*The below post, which is a book review, is a re-blog from a year ago in January 2013. I’ve acquired a second copy of the book and would like to give it away. If you’d like to win it, leave a comment. Perhaps share why the content of the book interests you. Deadline open-ended for now. US only – sorry. *
FYI, the author of this book, has a wordpress blog: Don’t Stop Believing.
Thanks to Discovery House Publishers that sent me this book to read and review: The Last Enemy, Preparing to Win the Fight of your Life by Michael E. Wittmer, 2012.
This book is about death but please don’t let that turn you off, as it is very worthwhile. The author says his primary audience is Christians facing death or troubled by it. But it is indirectly a book on Christian “worldview” because it reminds the reader of the big picture of the faith and how this should influence how we both live and die. Therefore, I’d personally recommend this book to all Christians – regardless of whether they are imminently facing death or not. In addition, I’ve always thought it is important to consider tough issues before we ever have to face them. In the middle of a storm it can be too late to talk about an anchor that should have put down before the storm began.
The author is a clear communicator who explains things in a readable and understandable way for your everyday Christian, yet he also covers intense biblical and theological ground. Christian books can often be either too superficial or too academic but this book is an ideal balance between the two extremes. It is also a brief 150 pages, which makes it more accessible to those who are overwhelmed by lengthy books.
The first part of the book is entitled “know your enemy” and explains why death exists in our world (because of sin) and the various consequences of it. Death is not a natural part of life – it is an evil intruder into God’s world and the last enemy that God will destroy. Sometimes Christians like to sugarcoat death and the author mentions a funeral for an infant he attended where the sermon was essentially “lets rejoice because the baby is in heaven.” While that is true, can’t we also acknowledge that something horrible has happened? It’s okay for Christians to mourn and sorrow over death. Even Jesus wept. I appreciated a reference to Martin Luther who stated “death is a penalty, therefore it is something sad.”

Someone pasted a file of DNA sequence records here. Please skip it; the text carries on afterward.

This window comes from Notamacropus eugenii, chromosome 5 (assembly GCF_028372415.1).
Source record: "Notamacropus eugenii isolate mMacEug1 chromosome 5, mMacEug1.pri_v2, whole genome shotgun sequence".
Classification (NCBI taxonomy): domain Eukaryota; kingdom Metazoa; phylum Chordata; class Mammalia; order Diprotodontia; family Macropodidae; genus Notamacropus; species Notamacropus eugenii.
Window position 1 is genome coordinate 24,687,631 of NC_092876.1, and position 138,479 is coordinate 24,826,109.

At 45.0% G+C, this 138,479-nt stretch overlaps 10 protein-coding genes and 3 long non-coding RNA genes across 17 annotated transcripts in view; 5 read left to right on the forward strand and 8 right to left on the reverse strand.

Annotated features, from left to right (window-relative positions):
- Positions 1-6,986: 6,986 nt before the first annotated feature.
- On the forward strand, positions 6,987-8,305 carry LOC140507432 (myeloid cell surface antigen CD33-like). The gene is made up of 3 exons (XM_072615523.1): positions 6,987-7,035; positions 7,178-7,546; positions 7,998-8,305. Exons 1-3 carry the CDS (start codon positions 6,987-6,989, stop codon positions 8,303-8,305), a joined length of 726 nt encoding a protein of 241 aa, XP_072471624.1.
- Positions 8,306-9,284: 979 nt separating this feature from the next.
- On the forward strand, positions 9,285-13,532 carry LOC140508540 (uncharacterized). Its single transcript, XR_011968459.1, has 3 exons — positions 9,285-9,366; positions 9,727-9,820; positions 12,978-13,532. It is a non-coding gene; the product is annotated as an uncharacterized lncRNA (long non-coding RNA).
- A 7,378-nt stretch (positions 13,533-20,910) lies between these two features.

The second half of the book is entitled “trust Christ’s victory” and clearly explains Christ’s victory over death through the cross and resurrection and all that this means for us. We have a future hope, and I appreciate how he says hope is the most underrated of all the Christian virtues.
Those who have turned to Christ in faith will go to heaven when they die, and will also be resurrected and live forever on the new earth. There is some solid teaching here that is desperately needed in the Christian community. He refers to a recent poll that barely half of “born again” Christians believe their physical bodies will live again. I’m not surprised. Until several years ago, my beliefs about this were rather fuzzy too! We seem to think of eternity as our souls floating around forever. While that is temporarily the case, ultimately our bodies will be resurrected and reunited with our souls – and we will live forever on the new and redeemed earth. In the end, it is not about us going to heaven but about God coming down to live with us on earth!
The final three chapters of the book contain very practical content for those who are nearing the end of their lives. I highly recommend this realistic yet hopeful book, and may share some quotes from it in the future. Another reason I think this book is beneficial to all is that the perspective it brings may help us better interact with loved ones who are facing death.